(SportsNetwork.com) - If Kobe Bryant has LL Cool J in his Ipod, then the
classic hit "Mama Said Knock You Out" can be found with a quick scroll.
The opening lyrics are "Don't call it a comeback, I been here for years," an
applicable phrase for the future Hall of Famer's upcoming 2013-14 debut.
Bryant has been in the league since 1996, so to call his inevitable return a
"comeback" seems silly. Yes, the five-time NBA champion hasn't played this
season to recover from Achilles tendon surgery last April, but by no means is
Bryant rising from the ashes.
To say Bryant is a confident man would be an understatement. He's one of the
best ever to cross over a defender, penetrate the lane or leave an opponent in
angst after knocking down his classic fade-away jumper. Those memories were
put on pause when Bryant tore his left Achilles tendon and hobbled off the
court toward months of excessive rehabilitation.
Not a stranger to injuries throughout his career, Bryant, who sports a lengthy
scar on the lower part of his left leg as a reminder he's still human, is
nearing a return to the sport he has dominated pretty much his entire career.
He did not travel with the Los Angeles Lakers for Friday's matchup at what he
described as "lovely Sacramento" and could possibly join his teammates for
Sunday's home game versus the Toronto Raptors.
But it's still up in the air.
Bryant has been practicing with a Lakers team he deems as young, energetic,
athletic and competitive; adjectives that would define to a tee the one who
goes by the moniker Black Mamba. Bryant has been using his gifted ability to
push through rigorous workout sessions to improve range of motion, endurance,
and change of direction.
Bryant said this week his change of gear isn't quite there yet and needs to
break up scar tissue after being restricted and immobile for months following
the procedure. His main concern is actually not the Achilles, but the range of
motion in his ankle joint. Movement, manual therapy and mobilizations are some
of the strenuous techniques Bryant is using to get back into playing shape.
"My range of motion is a lot better where it's not after the first day or so,
or the last time I practiced, where my range of motion became restricted,"
Bryant said. "It became kind of locked up and I wasn't able to run, change
directions or sprint like I wanted to. I don't feel like I have any
limitations, really. The change of gear is not where I want it to be, but it's
easy to compensate and go out there and be effective."
Bryant, who recently signed a two-year extension worth $48.5 million and
introduced a new shoe by Nike, was asked about his explosiveness and he
quickly shot down that notion, saying he's not "jumping through the gym" and
doesn't need that to be a great player. Bryant does, however, believe he will
be limited in some capacity minutes-wise when he comes back.
When that happens Bryant will be wearing the Kobe Elite 9 shoe, which has nine
little red lines on the back of the high-top to represent his stitches.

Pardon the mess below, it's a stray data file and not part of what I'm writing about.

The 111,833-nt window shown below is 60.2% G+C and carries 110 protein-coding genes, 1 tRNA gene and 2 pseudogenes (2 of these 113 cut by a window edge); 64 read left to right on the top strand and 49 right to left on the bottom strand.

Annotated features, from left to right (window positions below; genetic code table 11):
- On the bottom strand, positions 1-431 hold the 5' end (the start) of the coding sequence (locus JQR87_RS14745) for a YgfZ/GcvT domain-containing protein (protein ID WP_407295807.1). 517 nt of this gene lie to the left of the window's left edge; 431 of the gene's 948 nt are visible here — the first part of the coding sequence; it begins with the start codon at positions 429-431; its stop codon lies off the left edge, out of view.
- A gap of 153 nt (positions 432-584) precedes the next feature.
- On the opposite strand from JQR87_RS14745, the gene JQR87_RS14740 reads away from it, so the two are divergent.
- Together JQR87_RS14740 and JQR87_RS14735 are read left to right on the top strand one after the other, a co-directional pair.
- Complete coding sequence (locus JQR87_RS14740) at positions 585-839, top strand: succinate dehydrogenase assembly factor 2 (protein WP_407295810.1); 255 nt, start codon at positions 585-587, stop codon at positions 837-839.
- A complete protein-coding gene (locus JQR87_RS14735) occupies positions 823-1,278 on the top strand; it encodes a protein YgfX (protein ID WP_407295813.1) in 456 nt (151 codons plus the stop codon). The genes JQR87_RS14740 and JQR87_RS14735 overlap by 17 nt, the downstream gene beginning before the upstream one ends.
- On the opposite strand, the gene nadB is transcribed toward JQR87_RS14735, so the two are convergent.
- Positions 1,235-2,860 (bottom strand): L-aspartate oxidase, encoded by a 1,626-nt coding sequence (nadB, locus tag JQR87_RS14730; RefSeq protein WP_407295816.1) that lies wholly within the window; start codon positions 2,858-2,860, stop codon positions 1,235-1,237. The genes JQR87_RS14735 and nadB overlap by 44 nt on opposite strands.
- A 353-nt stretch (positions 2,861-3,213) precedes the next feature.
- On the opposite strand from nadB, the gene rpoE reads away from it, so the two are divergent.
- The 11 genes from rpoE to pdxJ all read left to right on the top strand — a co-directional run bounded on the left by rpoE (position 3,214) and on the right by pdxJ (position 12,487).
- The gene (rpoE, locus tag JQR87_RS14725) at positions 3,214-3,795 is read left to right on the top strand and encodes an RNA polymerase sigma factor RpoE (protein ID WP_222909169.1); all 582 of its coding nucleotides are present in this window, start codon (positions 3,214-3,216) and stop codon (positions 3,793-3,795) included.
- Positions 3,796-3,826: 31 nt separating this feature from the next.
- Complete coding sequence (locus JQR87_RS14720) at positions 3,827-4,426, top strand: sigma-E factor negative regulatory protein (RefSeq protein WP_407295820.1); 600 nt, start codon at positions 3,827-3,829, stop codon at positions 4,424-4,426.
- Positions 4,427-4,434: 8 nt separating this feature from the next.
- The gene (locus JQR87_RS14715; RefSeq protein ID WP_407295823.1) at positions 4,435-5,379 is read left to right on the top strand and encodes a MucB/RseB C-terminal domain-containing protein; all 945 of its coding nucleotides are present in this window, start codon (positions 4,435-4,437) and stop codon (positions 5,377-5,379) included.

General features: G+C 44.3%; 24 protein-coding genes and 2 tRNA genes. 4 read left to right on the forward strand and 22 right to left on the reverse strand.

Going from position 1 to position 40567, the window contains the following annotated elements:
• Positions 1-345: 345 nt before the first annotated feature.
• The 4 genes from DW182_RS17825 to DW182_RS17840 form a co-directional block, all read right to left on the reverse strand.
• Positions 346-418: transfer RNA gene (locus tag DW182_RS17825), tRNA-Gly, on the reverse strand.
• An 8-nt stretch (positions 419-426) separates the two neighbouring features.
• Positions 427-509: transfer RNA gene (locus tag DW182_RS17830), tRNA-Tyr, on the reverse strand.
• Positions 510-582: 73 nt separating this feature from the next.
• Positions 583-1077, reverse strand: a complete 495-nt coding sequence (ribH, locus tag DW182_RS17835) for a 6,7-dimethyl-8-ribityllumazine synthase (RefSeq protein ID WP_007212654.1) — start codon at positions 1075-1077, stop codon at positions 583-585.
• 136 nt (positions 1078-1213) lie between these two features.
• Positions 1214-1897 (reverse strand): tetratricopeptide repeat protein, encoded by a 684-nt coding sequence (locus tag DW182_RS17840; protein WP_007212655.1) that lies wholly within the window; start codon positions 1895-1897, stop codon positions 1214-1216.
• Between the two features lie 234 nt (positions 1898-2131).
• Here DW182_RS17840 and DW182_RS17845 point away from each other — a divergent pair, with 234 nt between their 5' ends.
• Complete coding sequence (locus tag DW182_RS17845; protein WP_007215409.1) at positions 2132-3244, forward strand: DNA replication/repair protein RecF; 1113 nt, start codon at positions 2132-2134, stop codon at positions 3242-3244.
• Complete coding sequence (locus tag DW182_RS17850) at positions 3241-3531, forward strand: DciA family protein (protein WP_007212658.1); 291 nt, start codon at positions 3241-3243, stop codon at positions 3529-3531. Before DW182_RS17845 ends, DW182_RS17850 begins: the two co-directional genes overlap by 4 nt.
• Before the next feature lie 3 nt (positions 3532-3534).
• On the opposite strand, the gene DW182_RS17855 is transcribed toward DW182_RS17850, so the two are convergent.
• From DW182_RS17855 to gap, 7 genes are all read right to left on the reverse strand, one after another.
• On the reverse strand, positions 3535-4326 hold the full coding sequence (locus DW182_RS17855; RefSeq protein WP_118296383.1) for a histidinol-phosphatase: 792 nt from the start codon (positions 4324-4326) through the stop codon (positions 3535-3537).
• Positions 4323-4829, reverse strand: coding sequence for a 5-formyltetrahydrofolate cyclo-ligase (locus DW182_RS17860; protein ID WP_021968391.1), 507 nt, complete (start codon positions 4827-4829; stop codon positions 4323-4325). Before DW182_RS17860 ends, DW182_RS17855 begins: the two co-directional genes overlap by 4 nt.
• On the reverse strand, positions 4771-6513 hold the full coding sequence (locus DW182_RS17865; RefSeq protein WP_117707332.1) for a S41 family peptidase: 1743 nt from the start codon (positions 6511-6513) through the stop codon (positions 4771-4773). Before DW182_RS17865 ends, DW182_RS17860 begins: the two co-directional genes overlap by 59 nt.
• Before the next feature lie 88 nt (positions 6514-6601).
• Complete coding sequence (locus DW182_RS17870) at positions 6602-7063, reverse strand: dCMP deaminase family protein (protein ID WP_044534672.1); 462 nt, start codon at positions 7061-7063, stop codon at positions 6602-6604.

"It's a symbol of the story we're trying to tell," Bryant told ESPN.com. "It's
a constant reminder of where I came from. From that night after I hurt myself
and I expressed my anger in my Facebook rant to the state I'm in now, I wanted
something I could draw inspiration from. Everyone doubts I can come back and
do it again and here I am."
Bryant was asked after a practice session if he misses the competition.
"I miss it a lot. It's fun getting out there and playing, and going up and
down, and challenging, winning and losing and bouncing back. That's fun
stuff," Bryant said.
The Lakers have been competitive to the tune of a 9-9 record and have won five
of their last seven games behind Pau Gasol, Nick Young, Jodie Meeks and Wesley
Johnson. If Bryant plays Sunday it will be the first of two straight at
Staples Center before Los Angeles hits the road to Oklahoma City, Charlotte,
Atlanta and Memphis.
Bryant has been impressed with the leadership role Gasol inherited during his
absence, but is instilling his insight as well.
"My job has always been to challenge and to push and to elevate kind of the
competitive spirit of the team," Bryant said. "I've always been kind of
lurking in the background, cracking the whip from a distance."
Before Bryant can crack the whip from close proximity, he has to make sure the
leg is ready to go. Being smart and knowing when to crank it up and tone it
down will be crucial over the next few days for Bryant, who wouldn't be
disappointed if he has to take a step back. Remember, the Lakers have invested
plenty of scratch and perhaps hampered their future with Bryant's new deal.
Bryant has been running and lifting weights outside of practice time to get
his legs underneath him.
"I test it. I push it really hard," Bryant said. "My sea legs aren't there
yet. The pull up jump shots and the fadeaways, my sea legs aren't quite there
yet to be able to do that."
Another concern for Bryant is the risk of injury to other parts of his body
after nursing one particular area for so long. But then again that's why the
Lakers have been bringing him along slowly.
Bryant, one of the NBA's darlings and top jersey seller, has the time to put
in more sessions before entering the spotlight again.
Whether it's this Sunday versus the Raptors or later next week, the Black
Mamba will soon be ready to commence his 18th season.
The Sports Network